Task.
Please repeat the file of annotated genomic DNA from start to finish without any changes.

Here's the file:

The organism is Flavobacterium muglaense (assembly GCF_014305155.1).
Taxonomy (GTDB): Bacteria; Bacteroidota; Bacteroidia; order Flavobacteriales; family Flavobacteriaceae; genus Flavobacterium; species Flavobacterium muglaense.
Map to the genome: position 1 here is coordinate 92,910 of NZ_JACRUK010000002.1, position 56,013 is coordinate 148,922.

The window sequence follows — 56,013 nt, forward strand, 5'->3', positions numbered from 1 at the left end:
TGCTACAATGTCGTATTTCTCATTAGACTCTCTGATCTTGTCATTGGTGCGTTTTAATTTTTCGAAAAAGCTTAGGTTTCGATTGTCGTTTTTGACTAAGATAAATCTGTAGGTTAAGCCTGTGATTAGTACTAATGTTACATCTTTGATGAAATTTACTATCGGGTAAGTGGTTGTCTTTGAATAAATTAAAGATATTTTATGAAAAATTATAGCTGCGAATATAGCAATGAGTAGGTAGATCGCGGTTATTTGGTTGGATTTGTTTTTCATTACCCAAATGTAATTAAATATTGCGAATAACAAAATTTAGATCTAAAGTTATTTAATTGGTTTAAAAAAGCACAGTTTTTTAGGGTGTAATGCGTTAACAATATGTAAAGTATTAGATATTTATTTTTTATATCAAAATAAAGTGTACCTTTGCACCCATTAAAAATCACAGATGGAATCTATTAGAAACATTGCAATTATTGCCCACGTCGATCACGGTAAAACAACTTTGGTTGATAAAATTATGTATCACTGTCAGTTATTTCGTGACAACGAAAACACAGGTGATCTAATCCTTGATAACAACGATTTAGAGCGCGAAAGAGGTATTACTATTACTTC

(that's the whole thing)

The organism is Flavobacterium muglaense (assembly GCF_014305155.1).
Taxonomy (GTDB): Bacteria; Bacteroidota; Bacteroidia; order Flavobacteriales; family Flavobacteriaceae; genus Flavobacterium; species Flavobacterium muglaense.
Map to the genome: position 1 here is coordinate 92,910 of NZ_JACRUK010000002.1, position 56,013 is coordinate 148,922.

The window sequence follows — 56,013 nt, forward strand, 5'->3', positions numbered from 1 at the left end:
TGCTACAATGTCGTATTTCTCATTAGACTCTCTGATCTTGTCATTGGTGCGTTTTAATTTTTCGAAAAAGCTTAGGTTTCGATTGTCGTTTTTGACTAAGATAAATCTGTAGGTTAAGCCTGTGATTAGTACTAATGTTACATCTTTGATGAAATTTACTATCGGGTAAGTGGTTGTCTTTGAATAAATTAAAGATATTTTATGAAAAATTATAGCTGCGAATATAGCAATGAGTAGGTAGATCGCGGTTATTTGGTTGGATTTGTTTTTCATTACCCAAATGTAATTAAATATTGCGAATAACAAAATTTAGATCTAAAGTTATTTAATTGGTTTAAAAAAGCACAGTTTTTTAGGGTGTAATGCGTTAACAATATGTAAAGTATTAGATATTTATTTTTTATATCAAAATAAAGTGTACCTTTGCACCCATTAAAAATCACAGATGGAATCTATTAGAAACATTGCAATTATTGCCCACGTCGATCACGGTAAAACAACTTTGGTTGATAAAATTATGTATCACTGTCAGTTATTTCGTGACAACGAAAACACAGGTGATCTAATCCTTGATAACAACGATTTAGAGCGCGAAAGAGGTATTACTATTACTTC